Bolsonaro’s prospective environmental policies show little regard for the already fragile ecosystem in the Amazon. One such policy is the planned usage of indigenous land for agribusiness. At a meeting with a member of the Xingu indigenous territory on the 26thof October 2018, the president-elect suggested that, like Native Americans, Brazil’s indigenous tribes could profit from the “exploitation of biodiversity, as well as royalties of possible hydroelectric dams”. Although, plans to put the farm ministry in charge of indigenous affairs suggest Bolsonaro’s loyalty lies more with the ruralist farm owners than the native Brazilians.
In addition to this, Bolsonaro also pledged to emancipate the native population. This ‘emancipation’ could entail the indigenous population of the rainforest losing the right to inhabit their land, and being treated like ordinary Brazilian individuals, entitled instead to private property. By stripping native Brazilians of land that is rightfully and legally theirs, Bolsonaro could open up fertile native land to local as well as international agribusiness. The Amazon rainforest would be at great risk to such a policy, as the majority of indigenous land is located within the state of Amazonas, which also contains the largest portion of the Amazon rainforest in Brazil.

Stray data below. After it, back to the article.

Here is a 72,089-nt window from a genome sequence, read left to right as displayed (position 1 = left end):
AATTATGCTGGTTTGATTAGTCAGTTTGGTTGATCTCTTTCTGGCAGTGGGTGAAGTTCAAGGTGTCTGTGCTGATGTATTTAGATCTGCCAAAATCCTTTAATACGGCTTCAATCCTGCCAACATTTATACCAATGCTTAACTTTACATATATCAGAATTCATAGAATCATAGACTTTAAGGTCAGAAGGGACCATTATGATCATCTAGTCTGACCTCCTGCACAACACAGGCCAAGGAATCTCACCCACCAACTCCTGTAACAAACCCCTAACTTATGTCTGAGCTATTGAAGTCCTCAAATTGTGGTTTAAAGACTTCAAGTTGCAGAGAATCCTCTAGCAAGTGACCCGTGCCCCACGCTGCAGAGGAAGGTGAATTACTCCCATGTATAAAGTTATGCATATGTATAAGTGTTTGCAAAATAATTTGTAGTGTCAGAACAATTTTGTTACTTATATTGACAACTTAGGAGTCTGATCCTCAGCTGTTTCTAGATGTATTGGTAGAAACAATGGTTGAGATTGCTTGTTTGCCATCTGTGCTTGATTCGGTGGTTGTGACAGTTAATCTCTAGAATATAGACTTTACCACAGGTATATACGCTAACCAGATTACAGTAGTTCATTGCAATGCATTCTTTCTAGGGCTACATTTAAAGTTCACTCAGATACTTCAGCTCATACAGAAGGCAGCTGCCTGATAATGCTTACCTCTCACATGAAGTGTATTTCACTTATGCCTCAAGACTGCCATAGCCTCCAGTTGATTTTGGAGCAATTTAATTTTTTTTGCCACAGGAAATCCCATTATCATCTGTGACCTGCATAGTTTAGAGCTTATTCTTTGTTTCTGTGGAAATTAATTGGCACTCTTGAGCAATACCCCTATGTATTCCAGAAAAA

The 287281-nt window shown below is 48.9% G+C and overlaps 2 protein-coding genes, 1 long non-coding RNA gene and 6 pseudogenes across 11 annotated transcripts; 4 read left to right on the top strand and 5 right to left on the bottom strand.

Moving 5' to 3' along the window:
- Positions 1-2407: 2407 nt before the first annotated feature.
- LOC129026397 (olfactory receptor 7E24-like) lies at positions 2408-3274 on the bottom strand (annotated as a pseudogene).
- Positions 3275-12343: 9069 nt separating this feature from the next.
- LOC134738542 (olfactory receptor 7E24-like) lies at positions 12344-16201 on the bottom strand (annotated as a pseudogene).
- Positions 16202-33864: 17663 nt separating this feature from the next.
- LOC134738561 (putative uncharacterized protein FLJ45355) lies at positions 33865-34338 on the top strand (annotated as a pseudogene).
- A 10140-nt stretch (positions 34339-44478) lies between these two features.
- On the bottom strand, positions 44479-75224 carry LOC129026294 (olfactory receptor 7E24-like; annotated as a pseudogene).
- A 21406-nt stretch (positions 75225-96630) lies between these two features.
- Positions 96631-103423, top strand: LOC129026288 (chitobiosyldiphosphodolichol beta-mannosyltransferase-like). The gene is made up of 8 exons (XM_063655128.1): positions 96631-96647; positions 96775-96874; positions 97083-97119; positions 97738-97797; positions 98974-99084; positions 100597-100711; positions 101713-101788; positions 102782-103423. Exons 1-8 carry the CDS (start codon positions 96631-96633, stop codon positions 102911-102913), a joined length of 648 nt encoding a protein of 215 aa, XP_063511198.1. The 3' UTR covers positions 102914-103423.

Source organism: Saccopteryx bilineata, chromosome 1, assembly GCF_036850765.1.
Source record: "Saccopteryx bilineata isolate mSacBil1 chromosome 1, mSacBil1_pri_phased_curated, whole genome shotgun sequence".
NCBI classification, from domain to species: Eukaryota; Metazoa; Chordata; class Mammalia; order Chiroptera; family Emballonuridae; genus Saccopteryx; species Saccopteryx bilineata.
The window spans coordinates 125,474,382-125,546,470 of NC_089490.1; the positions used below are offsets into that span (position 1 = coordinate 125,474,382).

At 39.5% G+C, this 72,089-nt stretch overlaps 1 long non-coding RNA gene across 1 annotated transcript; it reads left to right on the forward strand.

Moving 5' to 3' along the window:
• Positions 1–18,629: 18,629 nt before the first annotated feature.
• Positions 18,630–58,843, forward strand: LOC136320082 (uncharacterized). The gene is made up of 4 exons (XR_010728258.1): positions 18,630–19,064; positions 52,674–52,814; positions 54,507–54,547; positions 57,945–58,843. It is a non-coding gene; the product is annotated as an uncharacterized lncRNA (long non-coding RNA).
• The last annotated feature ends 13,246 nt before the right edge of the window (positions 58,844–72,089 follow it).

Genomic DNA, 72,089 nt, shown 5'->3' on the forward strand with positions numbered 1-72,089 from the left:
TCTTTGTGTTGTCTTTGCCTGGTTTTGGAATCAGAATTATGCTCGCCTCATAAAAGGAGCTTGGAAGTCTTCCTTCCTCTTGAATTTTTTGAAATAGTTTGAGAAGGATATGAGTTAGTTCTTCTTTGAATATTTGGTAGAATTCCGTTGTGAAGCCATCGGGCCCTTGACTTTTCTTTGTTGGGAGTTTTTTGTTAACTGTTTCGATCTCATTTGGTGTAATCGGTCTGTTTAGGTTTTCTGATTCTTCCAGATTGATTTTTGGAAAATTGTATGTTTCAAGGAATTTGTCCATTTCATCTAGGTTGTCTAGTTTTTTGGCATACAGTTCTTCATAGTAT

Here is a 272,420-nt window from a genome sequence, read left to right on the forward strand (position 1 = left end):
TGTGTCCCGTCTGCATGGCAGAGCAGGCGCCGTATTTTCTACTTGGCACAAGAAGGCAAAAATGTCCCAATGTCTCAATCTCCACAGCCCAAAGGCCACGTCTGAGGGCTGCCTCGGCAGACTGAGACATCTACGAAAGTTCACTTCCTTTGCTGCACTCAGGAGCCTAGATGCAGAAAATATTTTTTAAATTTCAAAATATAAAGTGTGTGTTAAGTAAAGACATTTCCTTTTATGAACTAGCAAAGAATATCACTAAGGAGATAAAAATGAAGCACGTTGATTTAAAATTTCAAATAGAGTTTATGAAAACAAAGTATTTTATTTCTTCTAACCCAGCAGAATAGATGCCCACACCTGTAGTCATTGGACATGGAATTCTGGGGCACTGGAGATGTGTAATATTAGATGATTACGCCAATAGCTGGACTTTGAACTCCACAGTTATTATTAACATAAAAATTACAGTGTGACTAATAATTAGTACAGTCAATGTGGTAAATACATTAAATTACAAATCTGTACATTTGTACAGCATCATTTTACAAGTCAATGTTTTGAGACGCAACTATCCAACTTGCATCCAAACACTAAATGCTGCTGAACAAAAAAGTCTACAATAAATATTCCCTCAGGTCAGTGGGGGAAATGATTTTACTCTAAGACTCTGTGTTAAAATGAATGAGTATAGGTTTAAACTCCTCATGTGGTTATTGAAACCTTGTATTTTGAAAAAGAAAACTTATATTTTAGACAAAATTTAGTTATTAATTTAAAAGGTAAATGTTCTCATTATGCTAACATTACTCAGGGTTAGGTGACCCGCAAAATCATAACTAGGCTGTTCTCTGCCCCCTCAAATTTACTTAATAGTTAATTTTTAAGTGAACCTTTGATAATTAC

Bolsonaro may have reneged on his promise to combine the agriculture and environment ministries. Irrespective of this, the man who may take charge of the combined Ministry, Luiz Antonio Nabhan Garcia, is the President of the Rural Democratic Union (UDR), a right-wing agricultural pressure group that seeks to protect farmers from land reform. In addition to this, Terez Cristina, Bolsonaro’s pick for the Minister of Agriculture, owns a multitude of cattle ranches and has links to JBS, one of the world’s largest meat processing companies. Moreover, Cristina backed the 3,729/2004 bill, which fast-tracked infrastructure projects, such as dams, roads or mines, before the Brazil Institute of Environment (IBAMA) could ascertain the environmental impact of such projects. Even Ernesto Araújo, the new Brazilian foreign minister, believes that climate change is a Communist hoax, even though capitalism and human greed seems to be responsible for environmental degradation. With a cabinet of enablers to bolster Bolsonaro’s damaging propositions, Brazil is likely on an irreversible path toward encouraging environmental destruction.
By stripping native Brazilians of land that is rightfully and legally theirs, Bolsonaro could open up fertile native land to local as well as international agribusiness.